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Have you read Andrew Potter's review?

No! It didn't come up in my google search.

"I haven't seen a single review that would lead me to believe that its author understood what Joseph Heath wrote."

Perhaps this means the book isn't as effective as it is accurate. Presumably, many of the reviewers will be among his intended audience.

True. That would be unfortunate.

I didn't actually review it, though I did write a column heavily influenced by the book:


Andrew makes a couple of good points. His one about the falling relative prices of food and clothing reminds me of another couple of points.

Suppose taxes increase by $1,000 per person, and transfers increase by $1,000 per person. Tax Freedom day gets pushed back. But net effect zero. There has to be a better way to measure the size of government.

Sorry, I'm wandering totally off-topic, but can't resist.

Q: Why might a fall in long distance phone calls increase measured poverty in Canada?

A: Because if you use the Statistics Canada "low income cutoff" as a measure of poverty (you're not supposed to, but some people do), and class as "in poverty" those households whose income is below the point where an average household spends more than x% of its income on food shelter and clothing, then any fall in the price of items other than food shelter and clothing, if it leads to a fall in expenditure on that good (which requires it be inelastic demand), will lead to an increased expenditure on other goods, like maybe food, shelter, clothing.

"Economically illiterate," along with "computer illiterate" are two expressions that literate people should avoid. Ergo, we're not going to see economists and IT experts give them up, anytime soon.

I'm reading it now. I have to say I'm disappointed not to find a chapter on the idea of GDP as the one true measure of economic progress. It's one of the most dangerous notions out there, in my opinion, and Heath ranted at length on it in 'The Efficient Society'

With respect to your post, I think of the left-right economic debate in terms of levels. The bottom level is those who go with the moral system they were taught and which generally works in most areas of life, and try to apply that directly in the economic area even though it does not work there. These people are 'level 1's in my mind and it is to them that the 2nd half of "Filthy Lucre" is directed.

Then there are those who've come through Econ 101 and have bought into the idea of markets and incentives and how the system of morality necessary in the market and in economics is quite different. These are the 'level 2's and it is these people that the first half of the book is directed at. Because these folks have moved up to a higher level, the flaws in their system are (a bit) more subtle, which is why (I suspect) that this section seems less 'hard hitting' to you.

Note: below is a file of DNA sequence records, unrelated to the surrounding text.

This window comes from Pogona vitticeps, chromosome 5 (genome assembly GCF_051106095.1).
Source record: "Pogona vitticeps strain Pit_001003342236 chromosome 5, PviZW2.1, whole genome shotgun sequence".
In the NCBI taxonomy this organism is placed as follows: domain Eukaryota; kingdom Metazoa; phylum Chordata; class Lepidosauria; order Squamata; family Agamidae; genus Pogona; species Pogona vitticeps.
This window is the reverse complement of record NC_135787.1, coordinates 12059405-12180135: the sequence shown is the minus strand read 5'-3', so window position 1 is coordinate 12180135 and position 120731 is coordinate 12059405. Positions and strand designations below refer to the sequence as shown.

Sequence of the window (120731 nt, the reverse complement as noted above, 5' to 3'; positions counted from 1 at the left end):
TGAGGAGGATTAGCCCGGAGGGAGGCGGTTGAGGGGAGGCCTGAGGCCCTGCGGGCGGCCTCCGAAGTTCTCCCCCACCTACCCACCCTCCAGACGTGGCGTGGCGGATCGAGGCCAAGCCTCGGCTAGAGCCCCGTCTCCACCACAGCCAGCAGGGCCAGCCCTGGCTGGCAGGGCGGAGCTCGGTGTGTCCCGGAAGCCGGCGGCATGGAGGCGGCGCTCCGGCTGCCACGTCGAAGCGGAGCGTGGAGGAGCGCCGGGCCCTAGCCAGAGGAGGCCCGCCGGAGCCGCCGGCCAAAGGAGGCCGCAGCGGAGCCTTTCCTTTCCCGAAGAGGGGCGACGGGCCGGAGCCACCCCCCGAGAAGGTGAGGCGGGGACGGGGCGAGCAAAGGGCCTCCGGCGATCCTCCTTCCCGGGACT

I'm not sure if Heath can really get people on the Left to go straight from 'Level 1' to 'Level 3' (understanding the case by case nature of the public-private debate, the reasons for current public interventions, the empirical research on the various areas of dispute, when to apply market ethics when to apply non-market ethics, etc.) without passing through 2 first. It may be like Nietzsche once said, about how before going from believing in a benevolent God to realizing there is no God, it is beneficial for people to first go through a phase of believing in a malevolent God.

Very interesting comment Declan.

I would put it slightly differently.

At level 1 the market just looks like a confused mess, and the idea that it might work at all, and that prices might mean something (other than a way to determine the distribution of income) is a very strange notion.

Level 2 understands the miracle that markets work!

Level 3 says "yes but".

So, in that sense, Joseph Heath's book is backwards. It does the transition from 2 to 3 first.

But then, his "backwards" approach seems worth a try, since the "forwards" approach of traditional economics teaching may lose half the audience at the first step.

I agree, except a quibble with your comment on level 1 - my feeling is that people at level 1 see the market as the result of naked greed and pursuit of self-interest covered by a flimsy layer of rationalization. The problem is not that it is confused or doesn't work, but that it works too well (at its objective of benefitting the greedy and immoral wealthy/capitalists and screwing the moral poor/labour/environment)

And its largely true that the market is the area of society where we are expected to pursue our self-interest and greed and compete rather than cooperate, all in opposition to everything we learned in kindergarten - its just that until people learn some economics, they won't realize that the rationalization for this that is provided by level 2s and 3s is not actually all that flimsy and there is more going on here than just rationalization of greed and self-interest by the wealthy.

Of course, the fact that in addition to the valid market defense raised by level 2s and 3s, there *is* a lot of self serving rationalization of greed and self-interest being promoted by the wealthy (which Heath argues against in the first half of the book) confuses the matter even further.

Not that Joe needs me to defend him, but it is entirely possible that Joe sees The Efficient Society as his effort at bringing people from level 1 to level 2; Filthy Lucre is to get from 2 to 3.

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